Amanda Cassiday: Of course. I’ve spent my 20’s living in West Africa, as a Peace Corps volunteer, earning about $8/day, doing a lot of microfinance and health education work. Then I went to grad school and got my MBA, incurred a lot of loans, and eventually got my first job in New York City at 28 years old [unintelligible [00:02:24].03] in the healthcare world. With $70,000 in debt, I had no savings, and by the time I moved to New York I was obviously super-overwhelmed by the cost of living in New York City… So I first started my real estate journey by house-hacking; I rented a two-bedroom apartment and airbnb-ed the second bedroom. It’s been great, I’ve been doing it for years; I earn about $20,000/year, and I’ve met some really incredible people all over the world.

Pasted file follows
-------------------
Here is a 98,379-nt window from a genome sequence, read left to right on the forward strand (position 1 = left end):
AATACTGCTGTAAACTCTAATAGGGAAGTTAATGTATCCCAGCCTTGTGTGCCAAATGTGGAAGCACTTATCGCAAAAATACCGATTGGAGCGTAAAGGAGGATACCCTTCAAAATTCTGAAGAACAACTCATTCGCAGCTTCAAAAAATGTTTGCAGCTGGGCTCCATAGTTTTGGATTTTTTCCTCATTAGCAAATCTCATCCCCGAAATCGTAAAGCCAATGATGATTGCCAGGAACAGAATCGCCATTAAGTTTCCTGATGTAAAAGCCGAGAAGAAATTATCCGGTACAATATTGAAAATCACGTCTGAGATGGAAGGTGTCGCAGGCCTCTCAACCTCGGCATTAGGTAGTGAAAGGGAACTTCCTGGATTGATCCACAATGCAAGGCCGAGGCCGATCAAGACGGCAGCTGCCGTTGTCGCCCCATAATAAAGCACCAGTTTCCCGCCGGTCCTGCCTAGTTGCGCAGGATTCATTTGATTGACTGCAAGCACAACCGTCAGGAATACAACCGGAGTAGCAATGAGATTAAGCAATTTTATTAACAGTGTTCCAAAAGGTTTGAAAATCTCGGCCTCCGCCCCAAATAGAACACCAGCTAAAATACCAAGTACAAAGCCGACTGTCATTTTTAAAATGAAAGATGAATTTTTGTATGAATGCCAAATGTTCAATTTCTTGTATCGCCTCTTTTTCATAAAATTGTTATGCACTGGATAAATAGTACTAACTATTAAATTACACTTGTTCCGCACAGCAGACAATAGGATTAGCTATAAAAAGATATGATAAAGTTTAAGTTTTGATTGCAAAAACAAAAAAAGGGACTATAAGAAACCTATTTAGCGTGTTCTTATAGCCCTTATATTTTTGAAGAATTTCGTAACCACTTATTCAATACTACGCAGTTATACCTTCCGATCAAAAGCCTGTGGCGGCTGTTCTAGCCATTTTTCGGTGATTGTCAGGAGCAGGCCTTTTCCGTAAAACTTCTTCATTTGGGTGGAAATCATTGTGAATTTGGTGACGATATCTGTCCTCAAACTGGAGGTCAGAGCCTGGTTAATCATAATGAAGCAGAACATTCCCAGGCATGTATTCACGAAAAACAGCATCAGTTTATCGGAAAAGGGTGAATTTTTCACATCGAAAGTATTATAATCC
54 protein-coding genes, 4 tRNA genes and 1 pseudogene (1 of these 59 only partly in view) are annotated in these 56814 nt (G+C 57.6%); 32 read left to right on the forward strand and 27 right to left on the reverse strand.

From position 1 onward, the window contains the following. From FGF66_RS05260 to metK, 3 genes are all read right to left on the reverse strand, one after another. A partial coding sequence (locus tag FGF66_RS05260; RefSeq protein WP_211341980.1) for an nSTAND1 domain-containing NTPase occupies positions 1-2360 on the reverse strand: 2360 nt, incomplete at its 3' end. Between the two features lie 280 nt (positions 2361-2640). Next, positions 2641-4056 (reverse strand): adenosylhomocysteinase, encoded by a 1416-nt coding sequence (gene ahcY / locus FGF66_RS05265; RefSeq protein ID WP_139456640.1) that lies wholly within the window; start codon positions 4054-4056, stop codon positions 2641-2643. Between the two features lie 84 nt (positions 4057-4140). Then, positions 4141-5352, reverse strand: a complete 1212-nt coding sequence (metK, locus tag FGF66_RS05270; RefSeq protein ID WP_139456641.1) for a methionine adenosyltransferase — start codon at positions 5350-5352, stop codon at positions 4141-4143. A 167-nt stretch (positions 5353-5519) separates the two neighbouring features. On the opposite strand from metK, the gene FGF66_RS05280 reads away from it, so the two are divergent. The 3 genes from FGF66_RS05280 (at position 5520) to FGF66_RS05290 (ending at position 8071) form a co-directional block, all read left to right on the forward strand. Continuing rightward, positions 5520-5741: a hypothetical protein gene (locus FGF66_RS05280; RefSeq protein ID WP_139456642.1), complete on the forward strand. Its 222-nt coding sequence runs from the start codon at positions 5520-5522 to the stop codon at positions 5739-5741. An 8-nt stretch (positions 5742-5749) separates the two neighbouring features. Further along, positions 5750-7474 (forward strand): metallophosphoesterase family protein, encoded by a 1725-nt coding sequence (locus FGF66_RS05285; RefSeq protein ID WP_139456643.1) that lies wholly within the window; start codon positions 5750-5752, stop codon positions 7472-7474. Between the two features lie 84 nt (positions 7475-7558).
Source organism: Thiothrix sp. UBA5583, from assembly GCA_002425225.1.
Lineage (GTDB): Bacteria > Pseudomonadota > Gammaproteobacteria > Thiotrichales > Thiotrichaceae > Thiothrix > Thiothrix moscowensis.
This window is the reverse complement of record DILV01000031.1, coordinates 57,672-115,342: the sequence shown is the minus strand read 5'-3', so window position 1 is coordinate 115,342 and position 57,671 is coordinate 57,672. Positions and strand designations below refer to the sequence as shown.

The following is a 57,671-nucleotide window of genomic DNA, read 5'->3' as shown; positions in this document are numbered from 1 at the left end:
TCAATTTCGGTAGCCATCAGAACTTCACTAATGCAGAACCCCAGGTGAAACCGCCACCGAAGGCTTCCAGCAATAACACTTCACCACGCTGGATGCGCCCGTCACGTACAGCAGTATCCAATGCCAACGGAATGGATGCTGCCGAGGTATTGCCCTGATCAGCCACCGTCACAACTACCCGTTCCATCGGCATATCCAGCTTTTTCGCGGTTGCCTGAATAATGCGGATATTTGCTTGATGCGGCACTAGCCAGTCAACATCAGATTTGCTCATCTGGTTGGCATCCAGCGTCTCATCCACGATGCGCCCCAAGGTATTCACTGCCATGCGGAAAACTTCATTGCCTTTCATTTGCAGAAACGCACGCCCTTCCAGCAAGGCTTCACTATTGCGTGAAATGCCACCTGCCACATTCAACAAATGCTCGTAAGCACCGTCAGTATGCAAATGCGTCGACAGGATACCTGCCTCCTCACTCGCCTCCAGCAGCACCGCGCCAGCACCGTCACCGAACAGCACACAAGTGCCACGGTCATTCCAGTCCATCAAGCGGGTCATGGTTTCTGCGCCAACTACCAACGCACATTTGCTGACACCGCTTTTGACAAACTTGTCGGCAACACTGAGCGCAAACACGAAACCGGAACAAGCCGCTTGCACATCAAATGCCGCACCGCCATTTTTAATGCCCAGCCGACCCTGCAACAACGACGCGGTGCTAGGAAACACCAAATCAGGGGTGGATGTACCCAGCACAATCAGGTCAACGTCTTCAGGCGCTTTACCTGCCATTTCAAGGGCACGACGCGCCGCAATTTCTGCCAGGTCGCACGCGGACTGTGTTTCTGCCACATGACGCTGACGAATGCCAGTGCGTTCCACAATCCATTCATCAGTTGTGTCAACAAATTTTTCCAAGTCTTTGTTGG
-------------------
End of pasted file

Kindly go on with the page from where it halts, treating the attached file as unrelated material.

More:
Then I got into turnkey investing, which was a great opportunity for me to leverage these resources that I first started to gain in my job… And put them into something that was earning me more passive income. However, I think it was a little bit too passive for me.
Over the last year-and-a-half I’ve decided to get my hands a bit dirtier and get into real estate investing independently… But the problem was in [unintelligible [00:03:12].25] I live in New York City, and both markets are too expensive for me, so I knew I had to become a master in a market that I could afford, that also had potential to grow.
So through a several month analytical and intuitive process, I landed on Cincinnati. That’s when I first connected with you, Joe, through our mutual friend Carla…
Joe Fairless: Yup.